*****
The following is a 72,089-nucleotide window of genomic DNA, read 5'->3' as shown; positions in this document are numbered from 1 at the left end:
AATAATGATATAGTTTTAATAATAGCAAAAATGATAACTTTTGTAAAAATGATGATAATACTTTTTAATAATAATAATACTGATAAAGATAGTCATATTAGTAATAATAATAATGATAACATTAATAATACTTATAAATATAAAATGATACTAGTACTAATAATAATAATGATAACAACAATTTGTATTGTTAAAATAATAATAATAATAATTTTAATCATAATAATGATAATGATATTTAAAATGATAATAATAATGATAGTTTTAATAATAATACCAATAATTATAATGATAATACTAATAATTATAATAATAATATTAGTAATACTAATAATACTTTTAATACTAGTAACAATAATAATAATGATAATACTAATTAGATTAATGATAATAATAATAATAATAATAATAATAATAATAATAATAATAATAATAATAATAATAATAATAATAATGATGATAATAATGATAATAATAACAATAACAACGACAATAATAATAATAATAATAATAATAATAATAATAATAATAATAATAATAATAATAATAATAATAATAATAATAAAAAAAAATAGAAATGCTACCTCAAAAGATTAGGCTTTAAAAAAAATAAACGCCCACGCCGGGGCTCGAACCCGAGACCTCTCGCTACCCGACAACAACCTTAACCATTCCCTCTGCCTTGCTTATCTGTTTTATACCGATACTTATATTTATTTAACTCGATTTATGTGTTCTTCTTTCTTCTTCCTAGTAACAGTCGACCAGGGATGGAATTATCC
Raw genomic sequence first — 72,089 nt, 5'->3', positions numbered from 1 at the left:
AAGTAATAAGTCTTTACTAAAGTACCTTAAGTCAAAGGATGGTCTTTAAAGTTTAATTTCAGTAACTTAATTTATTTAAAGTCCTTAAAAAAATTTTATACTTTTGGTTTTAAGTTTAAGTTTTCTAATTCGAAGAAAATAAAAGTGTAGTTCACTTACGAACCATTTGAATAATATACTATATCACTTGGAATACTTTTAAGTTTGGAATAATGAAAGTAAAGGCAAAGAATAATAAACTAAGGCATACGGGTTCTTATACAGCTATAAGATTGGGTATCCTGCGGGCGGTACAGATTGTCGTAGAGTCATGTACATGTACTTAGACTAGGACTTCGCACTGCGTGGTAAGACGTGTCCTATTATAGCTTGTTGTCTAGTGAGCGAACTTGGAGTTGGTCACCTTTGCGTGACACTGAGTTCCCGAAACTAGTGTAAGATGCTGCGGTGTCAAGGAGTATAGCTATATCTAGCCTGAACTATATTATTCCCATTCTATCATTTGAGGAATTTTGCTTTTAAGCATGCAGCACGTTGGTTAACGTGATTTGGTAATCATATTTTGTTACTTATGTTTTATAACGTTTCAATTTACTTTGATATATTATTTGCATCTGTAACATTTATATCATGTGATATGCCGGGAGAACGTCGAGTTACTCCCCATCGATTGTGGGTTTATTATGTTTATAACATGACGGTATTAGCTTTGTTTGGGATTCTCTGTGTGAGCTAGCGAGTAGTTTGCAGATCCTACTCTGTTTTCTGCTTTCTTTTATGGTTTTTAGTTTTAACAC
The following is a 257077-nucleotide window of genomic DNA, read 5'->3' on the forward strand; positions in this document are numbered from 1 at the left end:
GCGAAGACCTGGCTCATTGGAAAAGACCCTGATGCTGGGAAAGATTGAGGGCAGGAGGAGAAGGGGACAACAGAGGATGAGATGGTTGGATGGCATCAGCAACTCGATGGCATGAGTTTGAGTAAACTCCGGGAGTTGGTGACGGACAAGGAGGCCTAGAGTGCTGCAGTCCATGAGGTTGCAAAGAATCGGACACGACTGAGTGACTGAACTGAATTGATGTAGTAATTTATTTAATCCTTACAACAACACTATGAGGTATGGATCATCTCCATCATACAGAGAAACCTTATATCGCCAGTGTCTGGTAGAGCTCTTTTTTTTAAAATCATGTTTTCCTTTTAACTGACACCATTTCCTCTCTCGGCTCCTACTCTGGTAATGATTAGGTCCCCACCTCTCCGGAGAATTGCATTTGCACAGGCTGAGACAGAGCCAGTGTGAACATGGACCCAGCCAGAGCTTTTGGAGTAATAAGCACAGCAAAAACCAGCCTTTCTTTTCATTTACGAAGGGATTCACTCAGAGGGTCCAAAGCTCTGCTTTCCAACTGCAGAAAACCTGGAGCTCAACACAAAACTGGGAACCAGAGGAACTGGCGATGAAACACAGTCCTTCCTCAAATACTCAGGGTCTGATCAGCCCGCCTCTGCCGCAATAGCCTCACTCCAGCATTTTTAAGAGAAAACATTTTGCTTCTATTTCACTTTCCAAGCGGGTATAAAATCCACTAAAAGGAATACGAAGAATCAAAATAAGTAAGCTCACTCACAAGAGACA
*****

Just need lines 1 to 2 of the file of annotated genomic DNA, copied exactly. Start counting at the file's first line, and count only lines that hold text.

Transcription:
The following is a 72,089-nucleotide window of genomic DNA, read 5'->3' as shown; positions in this document are numbered from 1 at the left end:
AATAATGATATAGTTTTAATAATAGCAAAAATGATAACTTTTGTAAAAATGATGATAATACTTTTTAATAATAATAATACTGATAAAGATAGTCATATTAGTAATAATAATAATGATAACATTAATAATACTTATAAATATAAAATGATACTAGTACTAATAATAATAATGATAACAACAATTTGTATTGTTAAAATAATAATAATAATAATTTTAATCATAATAATGATAATGATATTTAAAATGATAATAATAATGATAGTTTTAATAATAATACCAATAATTATAATGATAATACTAATAATTATAATAATAATATTAGTAATACTAATAATACTTTTAATACTAGTAACAATAATAATAATGATAATACTAATTAGATTAATGATAATAATAATAATAATAATAATAATAATAATAATAATAATAATAATAATAATAATAATAATAATAATGATGATAATAATGATAATAATAACAATAACAACGACAATAATAATAATAATAATAATAATAATAATAATAATAATAATAATAATAATAATAATAATAATAATAATAATAAAAAAAAATAGAAATGCTACCTCAAAAGATTAGGCTTTAAAAAAAATAAACGCCCACGCCGGGGCTCGAACCCGAGACCTCTCGCTACCCGACAACAACCTTAACCATTCCCTCTGCCTTGCTTATCTGTTTTATACCGATACTTATATTTATTTAACTCGATTTATGTGTTCTTCTTTCTTCTTCCTAGTAACAGTCGACCAGGGATGGAATTATCC